Mediation should have been attempted first before proceeding to eviction.

The court should have been convinced that mediation will not be able to resolve the matter.

Done during reasonable weather conditions (e.g. not during bad weather).

Land rights management board and committees:

Will oversee conflict and dispute resolution processes, help drive land reform efforts and include representatives of affected stakeholders, in particular organised labour and tenants.

While we welcome the important law, it will not on its own be a magic wand and resolve all issues in the sector, including the important national objectives of promoting land reform, restitution and distribution as well as to support agriculture as the most strategic economic sector in any nation and measures to reduce unemployment and poverty.

In addition to implementing this long-delayed progressive act, much more needs to be done by government to drive land reform and provide support for farmworkers, their families, emerging farmers and this critical economic sector as a whole.

Interventions needed include Parliament finalising another long-delayed law, the Expropriation Bill, which will be a key tool in capacitating the government to accelerate land reform and in particular with regards to idle land that is badly needed for public use.

It’s critical the government prioritise farmworkers and their families in its land reform, restitution and redistribution programmes.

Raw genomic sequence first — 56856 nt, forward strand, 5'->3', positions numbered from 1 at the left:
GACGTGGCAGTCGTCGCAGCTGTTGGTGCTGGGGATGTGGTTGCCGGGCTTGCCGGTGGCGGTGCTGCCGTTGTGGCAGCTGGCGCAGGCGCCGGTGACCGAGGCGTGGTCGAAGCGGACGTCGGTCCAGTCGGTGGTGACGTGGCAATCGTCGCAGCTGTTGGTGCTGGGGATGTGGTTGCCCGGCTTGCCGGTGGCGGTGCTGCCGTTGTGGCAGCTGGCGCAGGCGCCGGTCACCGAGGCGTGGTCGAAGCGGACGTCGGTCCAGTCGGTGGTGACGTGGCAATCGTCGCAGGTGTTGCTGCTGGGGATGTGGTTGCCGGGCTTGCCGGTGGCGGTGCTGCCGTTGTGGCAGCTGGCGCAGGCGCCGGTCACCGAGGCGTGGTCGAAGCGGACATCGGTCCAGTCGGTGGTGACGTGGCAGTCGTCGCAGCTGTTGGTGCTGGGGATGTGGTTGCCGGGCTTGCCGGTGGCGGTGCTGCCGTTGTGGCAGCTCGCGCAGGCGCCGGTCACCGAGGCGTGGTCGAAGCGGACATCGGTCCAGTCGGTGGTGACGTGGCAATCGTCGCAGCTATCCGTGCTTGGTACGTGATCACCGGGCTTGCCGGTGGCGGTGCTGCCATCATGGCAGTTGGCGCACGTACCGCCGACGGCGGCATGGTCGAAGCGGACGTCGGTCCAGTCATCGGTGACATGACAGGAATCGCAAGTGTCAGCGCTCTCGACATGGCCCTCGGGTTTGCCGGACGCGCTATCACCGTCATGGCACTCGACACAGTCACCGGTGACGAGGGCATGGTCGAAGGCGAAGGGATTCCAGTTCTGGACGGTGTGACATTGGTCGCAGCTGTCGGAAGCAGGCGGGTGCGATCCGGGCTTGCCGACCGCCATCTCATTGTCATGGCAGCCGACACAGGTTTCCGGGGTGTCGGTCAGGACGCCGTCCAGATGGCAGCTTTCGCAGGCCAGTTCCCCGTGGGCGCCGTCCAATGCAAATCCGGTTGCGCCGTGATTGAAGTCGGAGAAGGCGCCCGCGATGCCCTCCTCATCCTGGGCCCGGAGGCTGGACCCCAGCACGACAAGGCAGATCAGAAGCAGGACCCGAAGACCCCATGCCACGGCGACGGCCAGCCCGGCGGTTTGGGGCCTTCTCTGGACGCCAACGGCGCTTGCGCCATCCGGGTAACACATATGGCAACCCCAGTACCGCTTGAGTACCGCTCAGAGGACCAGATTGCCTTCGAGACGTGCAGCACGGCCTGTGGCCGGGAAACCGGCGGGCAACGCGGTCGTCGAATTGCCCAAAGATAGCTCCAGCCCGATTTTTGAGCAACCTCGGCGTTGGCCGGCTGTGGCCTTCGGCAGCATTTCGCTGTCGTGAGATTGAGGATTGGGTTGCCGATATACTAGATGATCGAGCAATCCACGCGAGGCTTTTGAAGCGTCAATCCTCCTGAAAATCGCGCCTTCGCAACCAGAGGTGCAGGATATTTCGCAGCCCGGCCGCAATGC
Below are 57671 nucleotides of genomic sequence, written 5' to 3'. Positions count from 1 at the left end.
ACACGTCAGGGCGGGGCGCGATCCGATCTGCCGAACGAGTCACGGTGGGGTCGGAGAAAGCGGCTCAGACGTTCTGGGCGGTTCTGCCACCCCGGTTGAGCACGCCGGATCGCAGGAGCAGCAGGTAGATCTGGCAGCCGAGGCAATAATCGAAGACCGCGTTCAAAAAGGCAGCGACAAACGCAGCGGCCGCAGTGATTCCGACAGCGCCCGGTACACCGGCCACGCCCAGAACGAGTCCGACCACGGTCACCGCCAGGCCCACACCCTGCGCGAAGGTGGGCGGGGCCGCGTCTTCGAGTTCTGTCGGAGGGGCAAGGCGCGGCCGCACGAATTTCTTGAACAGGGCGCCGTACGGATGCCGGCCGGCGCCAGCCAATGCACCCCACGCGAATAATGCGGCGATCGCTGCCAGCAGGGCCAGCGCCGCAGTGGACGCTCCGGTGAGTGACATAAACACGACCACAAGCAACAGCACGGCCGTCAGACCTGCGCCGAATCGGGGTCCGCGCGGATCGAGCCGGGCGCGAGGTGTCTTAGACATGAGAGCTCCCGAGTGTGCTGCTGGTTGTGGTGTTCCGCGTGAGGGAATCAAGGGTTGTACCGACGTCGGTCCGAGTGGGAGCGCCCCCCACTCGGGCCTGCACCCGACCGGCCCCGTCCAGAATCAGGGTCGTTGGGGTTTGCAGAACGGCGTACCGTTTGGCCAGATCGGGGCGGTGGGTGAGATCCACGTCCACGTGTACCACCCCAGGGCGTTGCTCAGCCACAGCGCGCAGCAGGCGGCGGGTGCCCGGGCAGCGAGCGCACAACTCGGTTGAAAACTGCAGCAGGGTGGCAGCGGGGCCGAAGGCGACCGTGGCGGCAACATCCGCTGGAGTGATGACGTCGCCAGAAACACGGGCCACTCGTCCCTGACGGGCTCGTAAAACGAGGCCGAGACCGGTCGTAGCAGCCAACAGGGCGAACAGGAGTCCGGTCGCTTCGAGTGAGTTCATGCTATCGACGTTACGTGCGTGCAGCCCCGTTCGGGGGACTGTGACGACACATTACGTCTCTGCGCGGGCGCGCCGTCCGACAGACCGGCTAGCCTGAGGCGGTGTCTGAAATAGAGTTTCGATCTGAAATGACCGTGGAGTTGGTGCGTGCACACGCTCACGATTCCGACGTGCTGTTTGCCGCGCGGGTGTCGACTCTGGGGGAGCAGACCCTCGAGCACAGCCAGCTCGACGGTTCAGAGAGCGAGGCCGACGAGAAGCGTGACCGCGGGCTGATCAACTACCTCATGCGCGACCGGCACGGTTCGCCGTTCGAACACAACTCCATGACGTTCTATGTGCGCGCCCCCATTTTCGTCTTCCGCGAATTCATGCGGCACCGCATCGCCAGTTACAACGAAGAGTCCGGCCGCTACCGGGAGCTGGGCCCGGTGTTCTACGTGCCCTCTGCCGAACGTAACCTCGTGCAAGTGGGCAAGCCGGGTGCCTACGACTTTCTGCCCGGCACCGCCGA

This must include not just giving land and title deeds, but also training, capital, equipment, seed, fertiliser, access to water, functioning rail and efficient ports etc. to ensure emerging farmers can thrive. Otherwise, we will continue to see high rates of failure for emerging and even established farmers.

Equally, such strategic support is needed for established farmers too who battle to compete against heavily subsidised competitors in the US, Brazil and Europe, the effects of climate change, in particular drought, and the devastating impact that the crises at Transnet are having on our ability to export goods to international markets.

This is a sector that requires strategic support from the state if we are to protect and enhance it, and in particular its 900 000-plus jobs and the countless rural towns and communities whose economies are dependent upon a thriving sector.

While Cosatu welcomes and has long championed this pro-worker law over many years, we are deeply aggrieved it took so long.

Engagements were held at Nedlac a decade ago. Parliament passed the act in June 2018 and the president signed it in November 2018. It has taken a further inexplicable and indefensible six years for the department to promulgate its commencement from April 1.

This dereliction of duty would be embarrassing if it was an exception, but sadly it has become the norm across many ministries and departments. It is time the president and Parliament hold offending departments and persons accountable.

Solly Phetoe is the General Secretary of Cosatu.